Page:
He saw all, as one fresh to the world, before he had time to breathe upon the glass. So would your child be, madam, if born with a man's powers, and when disillusioned of all else, he would cling for a moment longer to you, the woman of whom, before he saw you, he had heard so much. How you would strive to cheat him, even as I strove to hide my real self from Paterson, and still you would strive as I strove after you knew the game was up.
The sorrowful eyes of Paterson stripped me bare. There were days when I could not endure looking at him, though surely I have long ceased to be a vain man. He still met us in the Gardens, but for hours he and I would be together without speaking. It was so upon the last day, one of those innumerable dreary days when David, having sneezed the night before, was kept at home in flannel, and I sat alone with Paterson on the Story-seat. At last I turned to address him. Never had we spoken of what chained our tongues, and I meant only to say now that we must go, for soon the gates would close, but when I looked at him I saw that he was more mournful than ever before; he shut his eyes so tightly that a drop of blood fell from them.
"It was all over, Paterson, long ago," I broke out harshly, "why do we linger?"
He beat his hands together miserably, and yet cast me appealing looks that had much affection in them.
"You expected too much of me," I told him, and he bowed his head. "I don't know where you brought your grand ideas of men and women from. I don't want to know," I added hastily.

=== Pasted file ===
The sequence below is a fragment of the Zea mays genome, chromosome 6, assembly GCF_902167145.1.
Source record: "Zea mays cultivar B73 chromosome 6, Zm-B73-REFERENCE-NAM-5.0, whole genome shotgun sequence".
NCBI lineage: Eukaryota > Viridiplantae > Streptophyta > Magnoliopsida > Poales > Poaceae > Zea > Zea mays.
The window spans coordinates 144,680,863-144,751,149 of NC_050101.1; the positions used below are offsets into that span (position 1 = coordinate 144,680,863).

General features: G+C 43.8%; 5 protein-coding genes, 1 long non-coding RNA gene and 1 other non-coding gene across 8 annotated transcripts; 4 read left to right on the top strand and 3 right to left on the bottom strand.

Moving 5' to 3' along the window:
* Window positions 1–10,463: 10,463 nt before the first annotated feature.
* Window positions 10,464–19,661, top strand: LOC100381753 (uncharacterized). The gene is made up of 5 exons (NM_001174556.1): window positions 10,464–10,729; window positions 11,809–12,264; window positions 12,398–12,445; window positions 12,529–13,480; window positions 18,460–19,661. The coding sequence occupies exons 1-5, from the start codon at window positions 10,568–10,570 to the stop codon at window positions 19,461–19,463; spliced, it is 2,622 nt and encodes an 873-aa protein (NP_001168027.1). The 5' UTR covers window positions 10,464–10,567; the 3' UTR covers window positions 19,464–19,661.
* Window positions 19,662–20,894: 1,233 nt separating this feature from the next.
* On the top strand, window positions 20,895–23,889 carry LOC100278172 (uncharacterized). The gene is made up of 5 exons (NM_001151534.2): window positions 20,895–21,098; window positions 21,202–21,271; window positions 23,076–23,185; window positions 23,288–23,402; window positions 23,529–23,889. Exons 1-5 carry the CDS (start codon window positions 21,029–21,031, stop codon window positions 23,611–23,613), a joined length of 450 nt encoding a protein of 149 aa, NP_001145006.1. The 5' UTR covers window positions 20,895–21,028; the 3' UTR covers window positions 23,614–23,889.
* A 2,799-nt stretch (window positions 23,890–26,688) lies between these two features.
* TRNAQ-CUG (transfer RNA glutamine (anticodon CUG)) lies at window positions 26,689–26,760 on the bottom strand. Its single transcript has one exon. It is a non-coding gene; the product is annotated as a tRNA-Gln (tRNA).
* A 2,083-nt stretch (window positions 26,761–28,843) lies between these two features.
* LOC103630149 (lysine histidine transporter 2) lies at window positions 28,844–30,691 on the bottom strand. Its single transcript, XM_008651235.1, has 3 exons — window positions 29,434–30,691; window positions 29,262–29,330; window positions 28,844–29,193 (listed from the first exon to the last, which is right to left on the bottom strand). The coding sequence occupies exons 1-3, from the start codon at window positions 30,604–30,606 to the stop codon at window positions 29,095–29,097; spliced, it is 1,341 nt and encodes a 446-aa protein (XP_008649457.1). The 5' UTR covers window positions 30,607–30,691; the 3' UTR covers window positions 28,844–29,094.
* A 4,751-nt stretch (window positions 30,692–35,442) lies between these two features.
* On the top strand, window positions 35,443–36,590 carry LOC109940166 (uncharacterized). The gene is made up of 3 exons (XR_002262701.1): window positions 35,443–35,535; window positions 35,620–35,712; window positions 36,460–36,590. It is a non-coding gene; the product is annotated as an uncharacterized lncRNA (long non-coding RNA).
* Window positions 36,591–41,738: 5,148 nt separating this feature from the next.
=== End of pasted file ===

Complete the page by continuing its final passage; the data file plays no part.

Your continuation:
"But it must have been from a prettier world than this," I said: "are you quite sure that you were wise in leaving it?"
He rose and sat down again. "I wanted to know you," he replied slowly, "I wanted to be like you."
"And now you know me," I said, "do you want to be like me still? I am a curious person to attach oneself to, Paterson; don't you see that even David often smiles at me when he thinks he is unobserved. I work very hard to retain that little boy's love; but I shall lose him soon; even now I am not what I was to him; in a year or two at longest, Paterson, David will grow out of me."
The poor fellow shot out his hand to me, but "No," said I, "you have found me out. Everybody finds me out except my dog, and that is why the loss of him makes such a difference to me. Shall we go, Paterson?"
He would not come with me, and I left him on the seat; when I was far away I looked back, and he was still sitting there forlornly.
For long I could not close my ears that night: I lay listening, I knew not what for. A scare was on me that made me dislike the dark, and I switched on the light and slept at last. I was roused by a great to-do in the early morning, servants knocking excitedly, and my door opened, and the dear Porthos I had mourned so long tore in. They had heard his bark, but whence he came no one knew.
He was in excellent condition, and after he had leaped upon me from all points I flung him on the floor by a trick I know, and lay down beside him, while he put his protecting arm round me and looked at me with the old adoring eyes.
But we never saw Paterson again. You may think as you choose.